Culture and productivity can both win with the right steps in place.
The last three years have revealed a new way of working – a decentralised workforce that spends more time working from home. Savvy commercial property owners and managers anticipated this move and planned for it. First there were hot seats, and then shared desk spaces popped up. Many company owners were skeptical whether this would have a positive effect on productivity and drive, and not all companies took to this new way of working.
But then Covid-19 hit and spread across the world – dramatically affecting everybody’s workplace, small to large sized and everything in between. The choice of whether to work in the office or from home wasn’t a choice – working from home was the only option if you wanted to keep your business running and wanted to keep your job.
Home office desks and laptops sold like hot cakes right around the country, as everyone scrambled to find a way to hang on to their jobs and keep on working from their residential address, and companies tried to keep on operating. And companies swallowed any pride and relinquished control over their staff, accepting they needed to trust their staff’s commitment to the company and respect their independency.
Meanwhile, staff crossed their fingers optimistically and hoped they could work from home the best way they could, around home schooling and partners also trying to set up an office space at home.
Not only was technology put to the test, but company culture was, too. The legal responsibility of what this meant and what type of leadership was required to keep everyone in synch, dedicated and supported became hugely important and put to the test.
Ideas to create a positive home working environment for your team.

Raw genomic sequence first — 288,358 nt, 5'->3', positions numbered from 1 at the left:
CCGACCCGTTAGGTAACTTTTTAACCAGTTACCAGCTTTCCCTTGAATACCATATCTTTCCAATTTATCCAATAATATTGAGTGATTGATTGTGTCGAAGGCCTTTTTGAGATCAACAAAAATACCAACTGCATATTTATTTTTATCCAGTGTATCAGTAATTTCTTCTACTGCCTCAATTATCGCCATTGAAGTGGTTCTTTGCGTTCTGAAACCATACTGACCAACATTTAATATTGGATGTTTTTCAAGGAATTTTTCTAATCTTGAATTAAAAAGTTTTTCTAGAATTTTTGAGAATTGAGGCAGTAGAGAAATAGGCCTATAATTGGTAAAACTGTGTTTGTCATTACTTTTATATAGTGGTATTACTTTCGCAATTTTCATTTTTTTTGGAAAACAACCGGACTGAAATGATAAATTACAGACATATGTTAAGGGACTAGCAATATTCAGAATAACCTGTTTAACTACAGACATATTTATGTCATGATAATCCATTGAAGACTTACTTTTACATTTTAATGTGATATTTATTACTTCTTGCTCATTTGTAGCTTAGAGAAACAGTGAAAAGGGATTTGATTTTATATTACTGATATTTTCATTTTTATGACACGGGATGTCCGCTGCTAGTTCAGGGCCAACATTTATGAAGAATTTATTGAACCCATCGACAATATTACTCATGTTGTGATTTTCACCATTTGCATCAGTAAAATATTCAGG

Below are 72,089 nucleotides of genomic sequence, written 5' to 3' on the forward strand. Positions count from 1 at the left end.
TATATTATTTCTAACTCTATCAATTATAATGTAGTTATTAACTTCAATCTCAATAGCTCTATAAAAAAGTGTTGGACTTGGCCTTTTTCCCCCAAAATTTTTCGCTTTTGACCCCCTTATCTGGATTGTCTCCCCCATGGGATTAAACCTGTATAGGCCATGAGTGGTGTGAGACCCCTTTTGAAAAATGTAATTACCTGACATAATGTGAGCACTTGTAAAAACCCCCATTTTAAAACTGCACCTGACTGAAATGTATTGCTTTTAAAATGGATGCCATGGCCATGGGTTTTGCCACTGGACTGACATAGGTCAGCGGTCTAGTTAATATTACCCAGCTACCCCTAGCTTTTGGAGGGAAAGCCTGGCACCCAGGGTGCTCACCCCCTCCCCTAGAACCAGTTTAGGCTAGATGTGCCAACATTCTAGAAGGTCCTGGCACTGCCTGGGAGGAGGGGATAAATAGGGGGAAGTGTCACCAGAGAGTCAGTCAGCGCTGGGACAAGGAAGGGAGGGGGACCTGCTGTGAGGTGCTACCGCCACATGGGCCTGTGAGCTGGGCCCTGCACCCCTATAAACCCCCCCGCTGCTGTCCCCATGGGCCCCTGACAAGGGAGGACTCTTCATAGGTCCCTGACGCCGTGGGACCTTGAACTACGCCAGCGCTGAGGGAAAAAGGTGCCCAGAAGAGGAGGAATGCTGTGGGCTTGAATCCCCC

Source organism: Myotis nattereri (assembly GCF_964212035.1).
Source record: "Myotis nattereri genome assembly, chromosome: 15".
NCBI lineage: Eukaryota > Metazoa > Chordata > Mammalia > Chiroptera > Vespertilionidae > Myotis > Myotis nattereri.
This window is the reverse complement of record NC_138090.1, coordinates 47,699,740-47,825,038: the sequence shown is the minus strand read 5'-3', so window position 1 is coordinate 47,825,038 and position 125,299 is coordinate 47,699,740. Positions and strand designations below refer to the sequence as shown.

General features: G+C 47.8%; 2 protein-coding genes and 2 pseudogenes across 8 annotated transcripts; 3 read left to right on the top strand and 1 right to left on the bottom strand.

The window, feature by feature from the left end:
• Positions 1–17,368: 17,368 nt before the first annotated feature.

Here are some steps worth considering and sharing with your team to create a viable new remote working environment.
Step 1. Make sure employees have everything they need to work remotely. Essential business needs include a reliable internet connection, a dedicated space for working including a chair and desk, and then the smaller but vital items like a phone, computer, printer, router and office supplies.
Step 2. Establish your remote work policies, expectations and guidelines within the areas of communication and collaboration, virtual meetings, scheduling, and holidays and time off.
Step 3. Communicate these policies, expectations and guidelines, and ask for any feedback and questions to promote a collaborate way of working.
Step 4. Create a remote culture statement to inspire, drive and connect the team.
Step 5. Build an events calendar with easy online access.
Step 6. Start a mentorship program or buddy system for the additional support remote working could need.
Step 7. Establish some unique traditions that are specific to your company in this new way of working – like Monday morning zoom catch-ups, or sharing little stories or photos from the weekend so people still feel a personal connection to their wider team.
Step 8. Integrate remote culture principles into other areas of your business that might need it, for consistency such as customer service.
Step 9. Help your employees establish individualised remote growth and development plans so that they feel like their career paths are still on track.